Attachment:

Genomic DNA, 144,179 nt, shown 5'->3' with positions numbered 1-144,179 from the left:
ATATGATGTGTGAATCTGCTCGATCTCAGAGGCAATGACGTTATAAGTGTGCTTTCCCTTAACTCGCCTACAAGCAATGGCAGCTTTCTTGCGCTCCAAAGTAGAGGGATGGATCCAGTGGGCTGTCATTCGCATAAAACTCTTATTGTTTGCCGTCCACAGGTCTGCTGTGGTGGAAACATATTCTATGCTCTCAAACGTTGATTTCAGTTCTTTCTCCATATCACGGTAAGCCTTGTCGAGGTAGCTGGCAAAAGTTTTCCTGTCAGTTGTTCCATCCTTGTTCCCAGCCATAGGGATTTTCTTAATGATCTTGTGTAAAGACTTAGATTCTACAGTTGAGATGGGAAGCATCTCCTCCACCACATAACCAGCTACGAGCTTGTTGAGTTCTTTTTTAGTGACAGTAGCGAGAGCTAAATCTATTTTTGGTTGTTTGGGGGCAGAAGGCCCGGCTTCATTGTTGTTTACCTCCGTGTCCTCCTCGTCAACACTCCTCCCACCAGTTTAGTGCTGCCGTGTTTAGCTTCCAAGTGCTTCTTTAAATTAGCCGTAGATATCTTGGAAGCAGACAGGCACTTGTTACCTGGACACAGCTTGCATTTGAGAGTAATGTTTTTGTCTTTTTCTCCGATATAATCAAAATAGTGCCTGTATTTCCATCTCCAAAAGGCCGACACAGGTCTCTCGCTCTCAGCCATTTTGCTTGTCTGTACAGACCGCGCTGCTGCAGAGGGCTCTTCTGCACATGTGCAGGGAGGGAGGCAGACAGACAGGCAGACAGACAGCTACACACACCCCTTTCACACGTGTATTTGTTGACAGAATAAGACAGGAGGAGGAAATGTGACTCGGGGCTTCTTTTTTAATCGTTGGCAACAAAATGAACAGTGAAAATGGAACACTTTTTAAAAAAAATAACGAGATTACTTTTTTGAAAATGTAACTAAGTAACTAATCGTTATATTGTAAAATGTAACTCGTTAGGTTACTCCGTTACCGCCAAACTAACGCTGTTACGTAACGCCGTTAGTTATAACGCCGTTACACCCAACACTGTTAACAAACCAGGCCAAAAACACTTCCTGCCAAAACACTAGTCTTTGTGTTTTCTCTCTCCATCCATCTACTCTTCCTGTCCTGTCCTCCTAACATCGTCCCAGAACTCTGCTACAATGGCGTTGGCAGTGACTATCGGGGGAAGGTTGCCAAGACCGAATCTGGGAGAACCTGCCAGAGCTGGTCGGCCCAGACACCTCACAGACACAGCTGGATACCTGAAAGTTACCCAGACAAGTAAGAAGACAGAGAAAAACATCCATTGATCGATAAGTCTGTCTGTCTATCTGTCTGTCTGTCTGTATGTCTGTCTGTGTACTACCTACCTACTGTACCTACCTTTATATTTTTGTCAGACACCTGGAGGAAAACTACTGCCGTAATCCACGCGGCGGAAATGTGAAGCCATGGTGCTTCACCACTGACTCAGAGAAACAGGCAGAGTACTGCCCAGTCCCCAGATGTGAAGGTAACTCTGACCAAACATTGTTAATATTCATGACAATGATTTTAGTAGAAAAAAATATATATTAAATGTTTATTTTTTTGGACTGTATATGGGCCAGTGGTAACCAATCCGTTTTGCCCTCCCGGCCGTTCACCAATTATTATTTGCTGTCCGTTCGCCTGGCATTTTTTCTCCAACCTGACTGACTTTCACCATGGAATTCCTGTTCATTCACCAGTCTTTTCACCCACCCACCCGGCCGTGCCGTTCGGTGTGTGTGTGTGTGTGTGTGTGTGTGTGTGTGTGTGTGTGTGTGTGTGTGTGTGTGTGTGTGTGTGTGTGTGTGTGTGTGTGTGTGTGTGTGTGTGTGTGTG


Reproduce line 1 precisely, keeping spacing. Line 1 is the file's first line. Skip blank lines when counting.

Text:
Genomic DNA, 144,179 nt, shown 5'->3' with positions numbered 1-144,179 from the left: